A share price is the price of a single share of a number of saleable equity shares of a company. In layman's terms, the stock price is the highest amount someone is willing to pay for the stock, or the lowest amount that it can be bought for.

Share Prices in a Korean Newspaper

Behaviour of share prices edit

In economics and financial theory, analysts use random walk techniques to model behavior of asset prices, in particular share prices of companies publicly listed. This practice has its basis in the presumption that investors act rationally and without biases, and that at any moment they estimate the value of an asset based on future expectations. Under these conditions, all existing information affects the price, which changes only when new information comes out. By definition, new information appears randomly and influences the asset price randomly.

Empirical studies have demonstrated that prices do not completely follow random walks.[1] Low serial correlations (around 0.05) exist in the short term, and slightly stronger correlations over the longer term. Their sign and the strength depend on a variety of factors.

Researchers have found that some of the biggest price deviations from random walks result from seasonal and temporal patterns. In particular, returns in January significantly exceed those in other months (January effect) and on Mondays stock prices go down more than on any other day. Observers have noted these effects in many different markets for more than half a century, but without succeeding in giving a completely satisfactory explanation for their persistence.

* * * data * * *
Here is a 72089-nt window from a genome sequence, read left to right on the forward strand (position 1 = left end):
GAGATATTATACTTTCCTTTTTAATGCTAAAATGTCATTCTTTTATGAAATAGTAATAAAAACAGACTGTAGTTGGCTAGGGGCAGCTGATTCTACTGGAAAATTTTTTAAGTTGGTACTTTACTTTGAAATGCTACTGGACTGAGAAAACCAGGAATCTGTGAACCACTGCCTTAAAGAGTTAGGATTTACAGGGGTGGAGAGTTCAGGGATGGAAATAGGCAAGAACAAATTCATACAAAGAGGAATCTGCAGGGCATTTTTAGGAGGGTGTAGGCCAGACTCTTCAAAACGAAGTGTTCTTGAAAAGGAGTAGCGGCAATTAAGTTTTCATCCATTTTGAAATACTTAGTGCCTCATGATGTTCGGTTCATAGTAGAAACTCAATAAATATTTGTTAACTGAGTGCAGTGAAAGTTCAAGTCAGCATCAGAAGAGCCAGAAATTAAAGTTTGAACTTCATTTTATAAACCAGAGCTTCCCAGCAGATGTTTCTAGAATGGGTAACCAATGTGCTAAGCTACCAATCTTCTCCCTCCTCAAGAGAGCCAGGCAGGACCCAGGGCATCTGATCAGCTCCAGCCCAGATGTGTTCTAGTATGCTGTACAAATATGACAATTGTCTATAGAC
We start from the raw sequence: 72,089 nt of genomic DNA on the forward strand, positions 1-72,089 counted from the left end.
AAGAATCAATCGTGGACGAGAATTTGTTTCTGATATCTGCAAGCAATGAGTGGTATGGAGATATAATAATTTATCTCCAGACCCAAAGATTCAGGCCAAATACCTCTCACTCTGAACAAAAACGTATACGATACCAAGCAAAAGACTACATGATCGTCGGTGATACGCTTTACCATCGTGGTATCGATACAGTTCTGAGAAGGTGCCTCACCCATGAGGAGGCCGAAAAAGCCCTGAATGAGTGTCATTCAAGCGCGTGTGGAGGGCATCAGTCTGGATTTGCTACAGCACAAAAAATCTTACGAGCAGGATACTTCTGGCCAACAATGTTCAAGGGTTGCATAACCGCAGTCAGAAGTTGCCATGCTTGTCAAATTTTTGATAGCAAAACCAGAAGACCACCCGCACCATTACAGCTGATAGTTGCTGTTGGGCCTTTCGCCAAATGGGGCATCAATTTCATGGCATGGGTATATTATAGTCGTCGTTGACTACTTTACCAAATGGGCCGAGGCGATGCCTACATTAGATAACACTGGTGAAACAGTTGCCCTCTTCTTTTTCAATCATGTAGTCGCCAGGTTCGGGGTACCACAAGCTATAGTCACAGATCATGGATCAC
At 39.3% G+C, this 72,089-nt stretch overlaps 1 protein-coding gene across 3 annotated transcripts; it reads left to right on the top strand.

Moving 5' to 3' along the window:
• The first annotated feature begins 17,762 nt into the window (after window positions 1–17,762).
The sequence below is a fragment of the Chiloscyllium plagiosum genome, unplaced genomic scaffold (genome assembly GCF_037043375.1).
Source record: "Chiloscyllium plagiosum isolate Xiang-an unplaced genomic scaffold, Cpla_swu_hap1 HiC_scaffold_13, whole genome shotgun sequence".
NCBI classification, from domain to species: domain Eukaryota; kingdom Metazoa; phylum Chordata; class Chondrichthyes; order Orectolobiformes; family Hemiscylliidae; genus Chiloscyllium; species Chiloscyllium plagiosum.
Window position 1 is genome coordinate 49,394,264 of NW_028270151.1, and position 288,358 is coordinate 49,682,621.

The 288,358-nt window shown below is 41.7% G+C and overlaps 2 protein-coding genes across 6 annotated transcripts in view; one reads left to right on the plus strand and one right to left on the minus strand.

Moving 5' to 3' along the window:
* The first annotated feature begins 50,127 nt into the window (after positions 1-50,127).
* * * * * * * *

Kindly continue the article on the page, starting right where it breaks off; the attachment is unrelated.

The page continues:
Technical analysis uses most of the anomalies to extract information on future price movements from historical data. But some economists, for example Eugene Fama, argue that most of these patterns occur accidentally, rather than as a result of irrational or inefficient behavior of investors: the huge amount of data available to researchers for analysis allegedly causes the fluctuations.

Another school of thought, behavioral finance, attributes non-randomness to investors' cognitive and emotional biases. This can be contrasted with fundamental analysis.

When viewed over long periods, the share price is related to expectations of future earnings and dividends of the firm.[2] Over short periods, especially for younger or smaller firms, the relationship between share price and dividends can be quite unmatched.

Share prices in the United States edit

Many U.S.-based companies seek to keep their share price (also called stock price) low, partly based on "round lot" trading (multiples of 100 shares). A corporation can adjust its stock price by a stock split, substituting a quantity of shares at one price for a different number of shares at an adjusted price where the value of shares x price remains equivalent. (For example, 500 shares at $32 may become 1000 shares at $16.) Many major firms like to keep their price in the $25 to $75 price range.

A US share must be priced at $1 or more to be covered by NASDAQ. If the share price falls below that level, the stock is "delisted" and becomes an OTC (over the counter stock). A stock must have a price of $1 or more for 10 consecutive trading days during each month to remain listed.

Most expensive shares edit

The highest share prices on the NYSE have been those of Berkshire Hathaway class A, trading at over $625,000/share (in February 2024). Berkshire Hathaway has refused to split its stock and make it more affordable to retail investors, as they want to attract shareholders with a long-term vision. In 1996, Berkshire Hathaway issued the class B shares that come with 1/1000 of the value and 1/1500 of the voting rights in order to avoid the formation of mutual funds that buy class A shares.